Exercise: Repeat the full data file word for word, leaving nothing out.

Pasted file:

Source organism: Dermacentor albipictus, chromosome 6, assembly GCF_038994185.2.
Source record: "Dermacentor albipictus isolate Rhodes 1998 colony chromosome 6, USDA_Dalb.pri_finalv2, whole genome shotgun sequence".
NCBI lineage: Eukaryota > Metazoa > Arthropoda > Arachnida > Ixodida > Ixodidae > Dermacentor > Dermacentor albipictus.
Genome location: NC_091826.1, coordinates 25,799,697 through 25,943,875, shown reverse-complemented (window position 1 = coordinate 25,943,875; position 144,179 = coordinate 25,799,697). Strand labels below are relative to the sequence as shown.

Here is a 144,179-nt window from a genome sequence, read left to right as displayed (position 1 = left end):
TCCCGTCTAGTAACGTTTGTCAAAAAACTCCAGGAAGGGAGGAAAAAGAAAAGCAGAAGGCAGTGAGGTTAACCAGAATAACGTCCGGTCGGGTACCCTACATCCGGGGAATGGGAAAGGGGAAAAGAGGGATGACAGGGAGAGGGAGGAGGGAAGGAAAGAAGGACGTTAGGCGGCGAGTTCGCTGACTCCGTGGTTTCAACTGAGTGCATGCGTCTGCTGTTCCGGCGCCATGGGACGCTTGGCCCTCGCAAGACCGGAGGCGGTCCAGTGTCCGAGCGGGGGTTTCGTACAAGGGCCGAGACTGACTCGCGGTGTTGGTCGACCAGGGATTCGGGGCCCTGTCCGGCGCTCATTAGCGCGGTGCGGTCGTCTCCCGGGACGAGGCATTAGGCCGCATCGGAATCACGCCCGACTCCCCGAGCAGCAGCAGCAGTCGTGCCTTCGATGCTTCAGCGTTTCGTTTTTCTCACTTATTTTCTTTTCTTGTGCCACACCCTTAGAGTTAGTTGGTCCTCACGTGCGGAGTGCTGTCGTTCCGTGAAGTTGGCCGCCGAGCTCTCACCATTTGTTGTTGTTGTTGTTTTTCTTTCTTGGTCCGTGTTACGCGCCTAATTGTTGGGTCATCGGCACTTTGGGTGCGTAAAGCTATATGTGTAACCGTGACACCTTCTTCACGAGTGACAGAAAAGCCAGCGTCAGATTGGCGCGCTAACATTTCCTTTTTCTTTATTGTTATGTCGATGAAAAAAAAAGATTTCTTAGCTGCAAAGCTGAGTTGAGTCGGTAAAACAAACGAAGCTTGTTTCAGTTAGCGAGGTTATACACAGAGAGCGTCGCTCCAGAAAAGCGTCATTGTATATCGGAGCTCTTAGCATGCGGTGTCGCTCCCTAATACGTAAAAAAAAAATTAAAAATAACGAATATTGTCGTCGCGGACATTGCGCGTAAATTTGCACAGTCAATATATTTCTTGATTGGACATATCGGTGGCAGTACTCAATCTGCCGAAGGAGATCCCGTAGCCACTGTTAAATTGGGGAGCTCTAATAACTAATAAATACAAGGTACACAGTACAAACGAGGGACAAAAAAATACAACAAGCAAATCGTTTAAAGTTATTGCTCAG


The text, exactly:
Source organism: Dermacentor albipictus, chromosome 6, assembly GCF_038994185.2.
Source record: "Dermacentor albipictus isolate Rhodes 1998 colony chromosome 6, USDA_Dalb.pri_finalv2, whole genome shotgun sequence".
NCBI lineage: Eukaryota > Metazoa > Arthropoda > Arachnida > Ixodida > Ixodidae > Dermacentor > Dermacentor albipictus.
Genome location: NC_091826.1, coordinates 25,799,697 through 25,943,875, shown reverse-complemented (window position 1 = coordinate 25,943,875; position 144,179 = coordinate 25,799,697). Strand labels below are relative to the sequence as shown.

Here is a 144,179-nt window from a genome sequence, read left to right as displayed (position 1 = left end):
TCCCGTCTAGTAACGTTTGTCAAAAAACTCCAGGAAGGGAGGAAAAAGAAAAGCAGAAGGCAGTGAGGTTAACCAGAATAACGTCCGGTCGGGTACCCTACATCCGGGGAATGGGAAAGGGGAAAAGAGGGATGACAGGGAGAGGGAGGAGGGAAGGAAAGAAGGACGTTAGGCGGCGAGTTCGCTGACTCCGTGGTTTCAACTGAGTGCATGCGTCTGCTGTTCCGGCGCCATGGGACGCTTGGCCCTCGCAAGACCGGAGGCGGTCCAGTGTCCGAGCGGGGGTTTCGTACAAGGGCCGAGACTGACTCGCGGTGTTGGTCGACCAGGGATTCGGGGCCCTGTCCGGCGCTCATTAGCGCGGTGCGGTCGTCTCCCGGGACGAGGCATTAGGCCGCATCGGAATCACGCCCGACTCCCCGAGCAGCAGCAGCAGTCGTGCCTTCGATGCTTCAGCGTTTCGTTTTTCTCACTTATTTTCTTTTCTTGTGCCACACCCTTAGAGTTAGTTGGTCCTCACGTGCGGAGTGCTGTCGTTCCGTGAAGTTGGCCGCCGAGCTCTCACCATTTGTTGTTGTTGTTGTTTTTCTTTCTTGGTCCGTGTTACGCGCCTAATTGTTGGGTCATCGGCACTTTGGGTGCGTAAAGCTATATGTGTAACCGTGACACCTTCTTCACGAGTGACAGAAAAGCCAGCGTCAGATTGGCGCGCTAACATTTCCTTTTTCTTTATTGTTATGTCGATGAAAAAAAAAGATTTCTTAGCTGCAAAGCTGAGTTGAGTCGGTAAAACAAACGAAGCTTGTTTCAGTTAGCGAGGTTATACACAGAGAGCGTCGCTCCAGAAAAGCGTCATTGTATATCGGAGCTCTTAGCATGCGGTGTCGCTCCCTAATACGTAAAAAAAAAATTAAAAATAACGAATATTGTCGTCGCGGACATTGCGCGTAAATTTGCACAGTCAATATATTTCTTGATTGGACATATCGGTGGCAGTACTCAATCTGCCGAAGGAGATCCCGTAGCCACTGTTAAATTGGGGAGCTCTAATAACTAATAAATACAAGGTACACAGTACAAACGAGGGACAAAAAAATACAACAAGCAAATCGTTTAAAGTTATTGCTCAG